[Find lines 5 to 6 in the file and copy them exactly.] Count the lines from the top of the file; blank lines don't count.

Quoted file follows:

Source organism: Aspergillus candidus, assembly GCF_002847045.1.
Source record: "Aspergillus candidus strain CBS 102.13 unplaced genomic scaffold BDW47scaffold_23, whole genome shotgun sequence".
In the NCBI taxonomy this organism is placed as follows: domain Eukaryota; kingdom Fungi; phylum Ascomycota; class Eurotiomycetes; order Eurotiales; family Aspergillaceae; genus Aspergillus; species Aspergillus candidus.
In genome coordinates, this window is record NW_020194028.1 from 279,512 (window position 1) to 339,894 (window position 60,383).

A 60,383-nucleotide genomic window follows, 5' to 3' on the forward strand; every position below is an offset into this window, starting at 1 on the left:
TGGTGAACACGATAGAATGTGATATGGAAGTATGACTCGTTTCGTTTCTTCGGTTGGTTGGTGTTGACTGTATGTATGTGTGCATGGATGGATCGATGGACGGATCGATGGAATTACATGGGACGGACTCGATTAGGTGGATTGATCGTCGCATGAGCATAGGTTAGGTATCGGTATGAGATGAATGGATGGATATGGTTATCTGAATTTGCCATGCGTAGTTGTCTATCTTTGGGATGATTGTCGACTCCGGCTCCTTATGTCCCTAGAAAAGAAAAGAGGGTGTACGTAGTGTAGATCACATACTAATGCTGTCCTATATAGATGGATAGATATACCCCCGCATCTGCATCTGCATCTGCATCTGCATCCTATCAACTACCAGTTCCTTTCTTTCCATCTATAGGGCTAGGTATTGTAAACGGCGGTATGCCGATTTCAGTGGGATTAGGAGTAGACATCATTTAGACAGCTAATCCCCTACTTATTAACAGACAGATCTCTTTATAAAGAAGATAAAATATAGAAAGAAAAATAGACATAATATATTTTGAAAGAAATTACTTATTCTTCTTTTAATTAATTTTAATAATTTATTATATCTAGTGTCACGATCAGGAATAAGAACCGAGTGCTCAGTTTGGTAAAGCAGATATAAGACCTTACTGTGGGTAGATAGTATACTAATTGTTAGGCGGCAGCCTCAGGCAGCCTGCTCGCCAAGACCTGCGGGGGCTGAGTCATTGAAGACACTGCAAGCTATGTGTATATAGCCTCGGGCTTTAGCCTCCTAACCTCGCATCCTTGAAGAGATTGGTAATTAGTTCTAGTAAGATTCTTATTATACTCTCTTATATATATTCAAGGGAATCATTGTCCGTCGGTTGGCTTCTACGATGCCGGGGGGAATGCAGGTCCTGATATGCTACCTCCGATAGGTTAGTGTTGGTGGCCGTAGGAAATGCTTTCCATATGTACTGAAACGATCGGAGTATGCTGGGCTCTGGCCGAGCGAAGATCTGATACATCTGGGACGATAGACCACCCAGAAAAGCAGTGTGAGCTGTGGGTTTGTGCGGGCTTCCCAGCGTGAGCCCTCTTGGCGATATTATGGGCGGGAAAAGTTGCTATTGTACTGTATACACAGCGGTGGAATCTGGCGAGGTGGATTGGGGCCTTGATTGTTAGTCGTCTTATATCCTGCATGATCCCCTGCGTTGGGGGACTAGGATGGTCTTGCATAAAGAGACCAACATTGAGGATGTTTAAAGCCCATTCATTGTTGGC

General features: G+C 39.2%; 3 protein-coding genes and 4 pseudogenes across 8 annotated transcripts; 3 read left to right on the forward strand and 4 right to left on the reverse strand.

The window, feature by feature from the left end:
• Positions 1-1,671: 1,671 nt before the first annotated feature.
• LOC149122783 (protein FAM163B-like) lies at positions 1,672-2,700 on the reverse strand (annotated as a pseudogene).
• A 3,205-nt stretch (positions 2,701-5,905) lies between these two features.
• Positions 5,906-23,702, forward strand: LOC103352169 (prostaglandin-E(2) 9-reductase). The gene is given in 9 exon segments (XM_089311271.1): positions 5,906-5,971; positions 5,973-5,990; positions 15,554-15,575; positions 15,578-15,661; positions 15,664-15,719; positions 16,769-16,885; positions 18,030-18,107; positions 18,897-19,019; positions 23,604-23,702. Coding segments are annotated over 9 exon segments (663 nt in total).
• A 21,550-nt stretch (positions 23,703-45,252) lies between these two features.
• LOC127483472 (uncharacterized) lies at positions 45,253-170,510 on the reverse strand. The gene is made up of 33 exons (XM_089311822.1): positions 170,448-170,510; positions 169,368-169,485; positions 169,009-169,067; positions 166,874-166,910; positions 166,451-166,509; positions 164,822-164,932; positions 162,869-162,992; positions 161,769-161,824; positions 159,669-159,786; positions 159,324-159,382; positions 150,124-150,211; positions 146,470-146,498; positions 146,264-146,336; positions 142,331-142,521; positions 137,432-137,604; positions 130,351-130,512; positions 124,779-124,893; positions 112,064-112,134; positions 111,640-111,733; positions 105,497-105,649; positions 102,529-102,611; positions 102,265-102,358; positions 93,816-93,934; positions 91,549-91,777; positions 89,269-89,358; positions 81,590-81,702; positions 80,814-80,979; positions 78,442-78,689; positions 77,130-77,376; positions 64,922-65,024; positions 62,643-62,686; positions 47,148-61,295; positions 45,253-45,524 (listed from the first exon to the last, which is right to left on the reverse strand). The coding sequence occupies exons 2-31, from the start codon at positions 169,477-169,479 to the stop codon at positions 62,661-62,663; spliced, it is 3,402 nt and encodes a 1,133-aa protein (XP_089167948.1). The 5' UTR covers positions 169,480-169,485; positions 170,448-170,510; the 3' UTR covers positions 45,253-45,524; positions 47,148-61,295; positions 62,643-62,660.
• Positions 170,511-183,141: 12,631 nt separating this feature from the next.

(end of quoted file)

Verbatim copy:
A 60,383-nucleotide genomic window follows, 5' to 3' on the forward strand; every position below is an offset into this window, starting at 1 on the left:
TGGTGAACACGATAGAATGTGATATGGAAGTATGACTCGTTTCGTTTCTTCGGTTGGTTGGTGTTGACTGTATGTATGTGTGCATGGATGGATCGATGGACGGATCGATGGAATTACATGGGACGGACTCGATTAGGTGGATTGATCGTCGCATGAGCATAGGTTAGGTATCGGTATGAGATGAATGGATGGATATGGTTATCTGAATTTGCCATGCGTAGTTGTCTATCTTTGGGATGATTGTCGACTCCGGCTCCTTATGTCCCTAGAAAAGAAAAGAGGGTGTACGTAGTGTAGATCACATACTAATGCTGTCCTATATAGATGGATAGATATACCCCCGCATCTGCATCTGCATCTGCATCTGCATCCTATCAACTACCAGTTCCTTTCTTTCCATCTATAGGGCTAGGTATTGTAAACGGCGGTATGCCGATTTCAGTGGGATTAGGAGTAGACATCATTTAGACAGCTAATCCCCTACTTATTAACAGACAGATCTCTTTATAAAGAAGATAAAATATAGAAAGAAAAATAGACATAATATATTTTGAAAGAAATTACTTATTCTTCTTTTAATTAATTTTAATAATTTATTATATCTAGTGTCACGATCAGGAATAAGAACCGAGTGCTCAGTTTGGTAAAGCAGATATAAGACCTTACTGTGGGTAGATAGTATACTAATTGTTAGGCGGCAGCCTCAGGCAGCCTGCTCGCCAAGACCTGCGGGGGCTGAGTCATTGAAGACACTGCAAGCTATGTGTATATAGCCTCGGGCTTTAGCCTCCTAACCTCGCATCCTTGAAGAGATTGGTAATTAGTTCTAGTAAGATTCTTATTATACTCTCTTATATATATTCAAGGGAATCATTGTCCGTCGGTTGGCTTCTACGATGCCGGGGGGAATGCAGGTCCTGATATGCTACCTCCGATAGGTTAGTGTTGGTGGCCGTAGGAAATGCTTTCCATATGTACTGAAACGATCGGAGTATGCTGGGCTCTGGCCGAGCGAAGATCTGATACATCTGGGACGATAGACCACCCAGAAAAGCAGTGTGAGCTGTGGGTTTGTGCGGGCTTCCCAGCGTGAGCCCTCTTGGCGATATTATGGGCGGGAAAAGTTGCTATTGTACTGTATACACAGCGGTGGAATCTGGCGAGGTGGATTGGGGCCTTGATTGTTAGTCGTCTTATATCCTGCATGATCCCCTGCGTTGGGGGACTAGGATGGTCTTGCATAAAGAGACCAACATTGAGGATGTTTAAAGCCCATTCATTGTTGGC